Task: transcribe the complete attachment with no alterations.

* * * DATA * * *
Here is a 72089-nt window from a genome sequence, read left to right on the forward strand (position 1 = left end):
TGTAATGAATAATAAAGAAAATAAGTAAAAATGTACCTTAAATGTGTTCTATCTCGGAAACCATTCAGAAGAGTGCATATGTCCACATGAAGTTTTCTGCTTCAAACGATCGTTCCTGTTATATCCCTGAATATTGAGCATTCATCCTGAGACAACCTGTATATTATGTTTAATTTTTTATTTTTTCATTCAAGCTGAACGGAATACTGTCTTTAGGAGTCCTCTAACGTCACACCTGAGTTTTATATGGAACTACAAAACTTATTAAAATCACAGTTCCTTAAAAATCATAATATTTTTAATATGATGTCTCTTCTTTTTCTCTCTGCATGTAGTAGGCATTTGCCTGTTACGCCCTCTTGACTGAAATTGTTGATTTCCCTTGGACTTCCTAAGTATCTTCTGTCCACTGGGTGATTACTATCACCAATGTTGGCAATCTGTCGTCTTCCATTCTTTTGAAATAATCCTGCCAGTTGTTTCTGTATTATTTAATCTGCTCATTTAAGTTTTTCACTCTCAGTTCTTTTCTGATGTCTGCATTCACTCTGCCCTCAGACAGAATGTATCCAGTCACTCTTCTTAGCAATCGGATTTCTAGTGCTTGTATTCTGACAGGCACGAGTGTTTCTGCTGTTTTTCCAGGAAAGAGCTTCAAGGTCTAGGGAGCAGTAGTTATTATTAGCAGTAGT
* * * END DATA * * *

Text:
Here is a 72089-nt window from a genome sequence, read left to right on the forward strand (position 1 = left end):
TGTAATGAATAATAAAGAAAATAAGTAAAAATGTACCTTAAATGTGTTCTATCTCGGAAACCATTCAGAAGAGTGCATATGTCCACATGAAGTTTTCTGCTTCAAACGATCGTTCCTGTTATATCCCTGAATATTGAGCATTCATCCTGAGACAACCTGTATATTATGTTTAATTTTTTATTTTTTCATTCAAGCTGAACGGAATACTGTCTTTAGGAGTCCTCTAACGTCACACCTGAGTTTTATATGGAACTACAAAACTTATTAAAATCACAGTTCCTTAAAAATCATAATATTTTTAATATGATGTCTCTTCTTTTTCTCTCTGCATGTAGTAGGCATTTGCCTGTTACGCCCTCTTGACTGAAATTGTTGATTTCCCTTGGACTTCCTAAGTATCTTCTGTCCACTGGGTGATTACTATCACCAATGTTGGCAATCTGTCGTCTTCCATTCTTTTGAAATAATCCTGCCAGTTGTTTCTGTATTATTTAATCTGCTCATTTAAGTTTTTCACTCTCAGTTCTTTTCTGATGTCTGCATTCACTCTGCCCTCAGACAGAATGTATCCAGTCACTCTTCTTAGCAATCGGATTTCTAGTGCTTGTATTCTGACAGGCACGAGTGTTTCTGCTGTTTTTCCAGGAAAGAGCTTCAAGGTCTAGGGAGCAGTAGTTATTATTAGCAGTAGT